The King rejoiced in the company of Ahava and Avidan, coming often among them to instruct them in the ways of wisdom and enjoy the beauty of their song. Oft times the Abir would come as well, yet only when the King was present did they have discourse with the twain, preferring otherwise to merely observe the new-made marvels of the world.
Now it came to pass in that one of the Abir rebelled against the King, seeking all glory for himself. The rebel’s name has ne’er been spoken since that day, and it has perished from all memory, save the King’s. And since that day, he has been known as Deathroot, and his followers are called the Rovinih, those in opposition to the Roni’im. Deathroot entered into the world, seeking to claim it as his own, yet most of all he did wish to destroy Ahava and Avidan’s happiness.
Yet the couple knew none of this, and continued to live in joy and peace. Ahava gave birth to a child, a son. Some say that he was hatched from an eggshell, or delivered by Abir. Other legends tell of a beast that ascended to become a man, or a blossom enclosing a child. But oldest songs claim it was a simple birth, yet without the pain that is the lot of women. The king held the child in his arms, and the Abir sang a song of welcome.
Deathroot saw all, gnashing his teeth. Yet he bided his time.
When the boy was just beginning to walk, Deathroot entered the garden, concealing in his garments a single rose saved from the destruction of his soul. For the Abir have not roses as men do, though their soul is shown in that form. Yet their roses have not thorns, for they bear not the sorrows of men. And at that time the thorns were not sharp, nor did they cause pain. Ahava and Avidan greeted him warmly, seeing nothing strange in an Abir’s visit.
Encouraged by this success, Deathroot returned, again and again, always disappearing when one of the Abir—or the King himself—visited. Under the name Eli, he became close in council with Avidan and Ahava, until—without noticing it—they anticipated his visits with greater joy than the King’s, always seeking his council first. So it came to pass that one day, when their son was chest-high to Avidan, Deathroot sparked his plan.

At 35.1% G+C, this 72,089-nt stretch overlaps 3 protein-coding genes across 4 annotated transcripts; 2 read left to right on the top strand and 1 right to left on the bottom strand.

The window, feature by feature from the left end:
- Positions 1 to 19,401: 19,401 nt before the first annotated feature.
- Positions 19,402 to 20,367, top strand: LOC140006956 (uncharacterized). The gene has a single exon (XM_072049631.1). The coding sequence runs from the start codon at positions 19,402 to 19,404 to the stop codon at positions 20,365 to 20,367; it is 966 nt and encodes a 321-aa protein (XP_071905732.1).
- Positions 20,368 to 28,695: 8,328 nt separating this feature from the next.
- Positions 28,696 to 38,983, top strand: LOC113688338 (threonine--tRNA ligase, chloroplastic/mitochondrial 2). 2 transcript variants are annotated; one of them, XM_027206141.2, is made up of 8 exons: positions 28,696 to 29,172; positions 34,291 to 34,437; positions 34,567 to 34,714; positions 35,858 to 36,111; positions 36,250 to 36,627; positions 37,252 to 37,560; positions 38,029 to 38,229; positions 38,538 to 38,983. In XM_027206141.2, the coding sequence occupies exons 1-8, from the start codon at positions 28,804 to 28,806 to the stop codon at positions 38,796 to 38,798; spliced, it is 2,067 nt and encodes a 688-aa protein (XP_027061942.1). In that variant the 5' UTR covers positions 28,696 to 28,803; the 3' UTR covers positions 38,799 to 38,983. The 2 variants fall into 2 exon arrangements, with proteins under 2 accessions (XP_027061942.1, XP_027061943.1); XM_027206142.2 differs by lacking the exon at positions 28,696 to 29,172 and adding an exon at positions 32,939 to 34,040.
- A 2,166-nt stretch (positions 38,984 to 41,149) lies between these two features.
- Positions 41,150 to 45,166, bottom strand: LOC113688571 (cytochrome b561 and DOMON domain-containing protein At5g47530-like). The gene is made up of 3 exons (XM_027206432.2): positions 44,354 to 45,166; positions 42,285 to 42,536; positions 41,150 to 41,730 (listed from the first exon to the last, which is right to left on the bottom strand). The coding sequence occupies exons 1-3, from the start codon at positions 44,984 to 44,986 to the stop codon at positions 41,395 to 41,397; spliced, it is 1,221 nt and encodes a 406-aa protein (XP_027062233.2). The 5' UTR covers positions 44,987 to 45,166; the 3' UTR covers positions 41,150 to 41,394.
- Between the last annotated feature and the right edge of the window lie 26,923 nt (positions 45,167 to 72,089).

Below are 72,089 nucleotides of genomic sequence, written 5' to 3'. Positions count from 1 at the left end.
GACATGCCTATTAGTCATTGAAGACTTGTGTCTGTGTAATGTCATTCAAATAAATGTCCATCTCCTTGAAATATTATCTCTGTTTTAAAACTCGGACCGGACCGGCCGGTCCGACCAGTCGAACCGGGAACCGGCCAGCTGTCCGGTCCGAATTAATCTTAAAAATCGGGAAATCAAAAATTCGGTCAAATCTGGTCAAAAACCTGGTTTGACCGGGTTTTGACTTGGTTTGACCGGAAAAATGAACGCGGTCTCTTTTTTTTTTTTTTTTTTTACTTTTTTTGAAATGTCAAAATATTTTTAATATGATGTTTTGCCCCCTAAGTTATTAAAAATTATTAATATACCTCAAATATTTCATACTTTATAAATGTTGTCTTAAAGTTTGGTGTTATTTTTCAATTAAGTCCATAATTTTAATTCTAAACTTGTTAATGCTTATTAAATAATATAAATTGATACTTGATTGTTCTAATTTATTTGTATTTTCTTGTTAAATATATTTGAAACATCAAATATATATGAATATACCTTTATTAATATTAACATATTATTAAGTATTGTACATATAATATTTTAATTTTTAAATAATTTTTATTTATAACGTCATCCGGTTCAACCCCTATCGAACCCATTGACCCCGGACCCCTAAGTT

In those days all the roses were one color—deeper than black, richer than crimson. Known as King’s Heart, they were honored as symbols of his love. Yet Deathroot pulled out his own blossom, having cast illusions to make it shine as gems in the sun. “Wherefore do these things of beauty have thorns, which have no purpose nor cause pleasure. See, mine bears them not, for they are the mark of feeble men.” And he spoke cunningly unto them of heaven’s wonders, of newborn stars and mighty mountains, glistening light and wonders beyond mortal ken. Though all he spoke was true, yet it twisted the yearning of every man—the longing for union with the King—to evil purposes.
Lured by his words, Ahava spoke first. “What must we do?”
“Cast away these thorns. Cut them off, and burn them in the fire. Only then shall you be free.”
Ahava and Avidan followed his decree, and so great was their fall that Ahava guided her son to cut away the thorns, and Avidan gave him the flaming brand to start the fire. At first they knew now what they had done, yet the thorns began sharp, digging into their palms and releasing blood that dripped onto the wood. And the smoke of that fire reached the nostrils of the King.
He knew they were free to make their own choices, yet his anger mixed with sorrow. His tears are not as ours, for though he may appear as a man, his ways are beyond imagining. His tears are spoken of as the Sorrowful Rain, the Storming Cloud, the Mournful Violin and the Crushed Petals. Yet the Abir did not understand his sorrow, nor could they see the joy of hope.
In the garden, Avidan was the first to say what they all knew. “Fools we were, and fools we are, to exchange the glory and blessing of the King for pain.” They were too terrified to seek forgiveness; yet the King did not abandon them. He put on the likeness of a man, for they could no longer see his true form. When he entered the garden, they trembled in fear, but he took the thorns from their hands and stopped the bleeding with rose petals. The boy recovered first, staring up with huge eyes while his parents clung to each other.
The King spoke first, setting his hands on the child’s head. “Seneh.” he named the boy. Thorn. Judgment was passed in the name. He knew their wrong, yet he also knew of their love. “You have attempted to destroy the mark of my favor; therefore you must leave the garden, and can no longer walk with me daily. Henceforth all roses shall bear thorns as a testimony against you.” He said many other things, yet not all were understood, and some were lost. Yet he knelt and kissed them, and with tears in his eyes, ordered the Abir to rent the garden, setting them on a distant shore.
And on that distant shore, Ahava gave birth to her second child, another boy, and named him Mechudash. He was the firstborn of a fallen world, born in unimagined, unanticipated pain, and his birth is a byword for a rewarding but painful event. But there are times where pain brings only more hurt, and no healing at all, at least none that man can see, though there are others who can rejoice at the sight.
All shall be revealed and seen aright in the King’s presence.
Scribe's Note: After the First Tale of Men last week, I discussed some things with Micah, and learned that this story is a essential element of the Feast of Fields, though it is known by a different name. Therefore I share it with you now, before we move on to the next tale.